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Ana Baskinger, Michelle Dang, Hannah Lesser, and Christy Zo

Carnegie Mellon University, US

Nutrition Access in Pittsburgh is a gigamap that nests the issue of food insecurity in Pittsburgh, which affects various communities’ health, economy, and environment within larger scalar levels to visualize and understand the interconnectivity of this wicked problem. We used the process of mess mapping, STEEP (Social, Technological, Economical, Environmental, and Political analytical lenses), and Donella Meadows’ leverage points to uncover the deep levels of poverty, racism, globalization, and lobbying that are rooted in the issue of nutrition access. The use of mess mapping and STEEP helped us organize nodes of information, identify feedback loops within and across the various scalar levels, and categorize recurring patterns. We propose leverage points on every scale to intervene in education, food access programs, agricultural practices, government interventions, and the global food system to alleviate the issue and hypothesize preferable futures.

Reading nutrition access

Our map is divided into five levels: individual, city (Pittsburgh), state (Pennsylvania), national (United States), and global. As you read further down the grocery cart, the more complex the issue becomes, bound to a larger scale. Each point of intervention describes the problem, proposes a solution from a designer’s perspective, barriers, and an expected timeline. Additionally, we have provided statistical information to contextualize the issue.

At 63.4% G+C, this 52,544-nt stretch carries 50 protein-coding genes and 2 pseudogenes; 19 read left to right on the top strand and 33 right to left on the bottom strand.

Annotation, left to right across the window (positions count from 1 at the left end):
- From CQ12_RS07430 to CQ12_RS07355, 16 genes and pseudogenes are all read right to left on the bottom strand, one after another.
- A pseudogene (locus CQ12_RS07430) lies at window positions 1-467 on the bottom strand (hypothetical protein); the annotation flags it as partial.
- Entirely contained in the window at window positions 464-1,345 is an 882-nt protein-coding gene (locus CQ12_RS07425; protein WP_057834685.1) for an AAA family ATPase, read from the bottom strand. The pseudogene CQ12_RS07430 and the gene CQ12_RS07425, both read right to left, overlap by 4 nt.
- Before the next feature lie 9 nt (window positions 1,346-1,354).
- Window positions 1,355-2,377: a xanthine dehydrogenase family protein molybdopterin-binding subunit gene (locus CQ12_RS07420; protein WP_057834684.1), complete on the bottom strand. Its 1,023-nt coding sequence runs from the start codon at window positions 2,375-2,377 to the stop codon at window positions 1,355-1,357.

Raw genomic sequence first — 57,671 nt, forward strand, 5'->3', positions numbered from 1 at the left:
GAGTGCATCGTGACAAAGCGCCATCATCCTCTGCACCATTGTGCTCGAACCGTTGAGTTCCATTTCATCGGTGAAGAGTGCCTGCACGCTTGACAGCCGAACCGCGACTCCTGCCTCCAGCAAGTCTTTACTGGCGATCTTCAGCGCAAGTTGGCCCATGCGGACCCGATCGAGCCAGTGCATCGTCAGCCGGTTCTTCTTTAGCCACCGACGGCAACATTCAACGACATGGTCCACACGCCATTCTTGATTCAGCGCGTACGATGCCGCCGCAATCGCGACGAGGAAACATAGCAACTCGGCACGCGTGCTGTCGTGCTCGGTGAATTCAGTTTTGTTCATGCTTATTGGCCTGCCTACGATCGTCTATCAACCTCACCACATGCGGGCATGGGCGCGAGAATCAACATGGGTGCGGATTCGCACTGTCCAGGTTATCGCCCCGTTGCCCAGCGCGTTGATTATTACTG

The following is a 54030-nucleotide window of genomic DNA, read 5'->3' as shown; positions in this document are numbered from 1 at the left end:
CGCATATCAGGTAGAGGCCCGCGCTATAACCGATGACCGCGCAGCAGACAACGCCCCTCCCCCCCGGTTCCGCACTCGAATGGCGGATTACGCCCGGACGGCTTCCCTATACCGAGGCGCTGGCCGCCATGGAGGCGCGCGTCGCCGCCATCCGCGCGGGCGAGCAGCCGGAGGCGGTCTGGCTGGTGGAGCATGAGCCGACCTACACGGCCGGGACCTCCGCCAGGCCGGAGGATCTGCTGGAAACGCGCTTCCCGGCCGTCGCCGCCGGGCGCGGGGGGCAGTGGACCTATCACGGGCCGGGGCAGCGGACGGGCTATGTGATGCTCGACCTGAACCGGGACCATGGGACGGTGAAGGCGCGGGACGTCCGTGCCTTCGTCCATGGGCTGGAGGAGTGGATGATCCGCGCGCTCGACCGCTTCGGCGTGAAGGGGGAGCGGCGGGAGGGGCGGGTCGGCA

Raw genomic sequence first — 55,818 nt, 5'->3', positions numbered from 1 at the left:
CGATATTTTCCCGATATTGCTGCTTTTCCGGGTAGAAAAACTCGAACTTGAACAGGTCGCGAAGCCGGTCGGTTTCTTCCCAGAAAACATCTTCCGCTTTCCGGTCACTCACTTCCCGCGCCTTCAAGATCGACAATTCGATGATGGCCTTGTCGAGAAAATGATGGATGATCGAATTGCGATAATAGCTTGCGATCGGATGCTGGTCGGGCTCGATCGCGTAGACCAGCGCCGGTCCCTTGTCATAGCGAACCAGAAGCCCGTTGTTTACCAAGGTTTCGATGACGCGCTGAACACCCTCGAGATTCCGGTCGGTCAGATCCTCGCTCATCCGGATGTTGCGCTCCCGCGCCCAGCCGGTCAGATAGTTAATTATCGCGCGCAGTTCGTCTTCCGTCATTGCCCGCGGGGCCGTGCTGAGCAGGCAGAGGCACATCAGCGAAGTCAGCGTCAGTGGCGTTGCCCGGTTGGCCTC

Map: Nutrition Access in Pittsburgh

To view the map detail, click the black arrow on the right. You can zoom in from the view on the new tab and explore the whole map. You can also download the full-size map from the new tab.




Citation Data

Author(s): This gigamap nests the issue of food insecurity in Pittsburgh within larger scalar levels to visualize and understand the interconnectivity of this wicked problem.
Title: Nutrition Access in Pittsburgh
Published in: Proceedings of Relating Systems Thinking and Design
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First published: 1 September 2021
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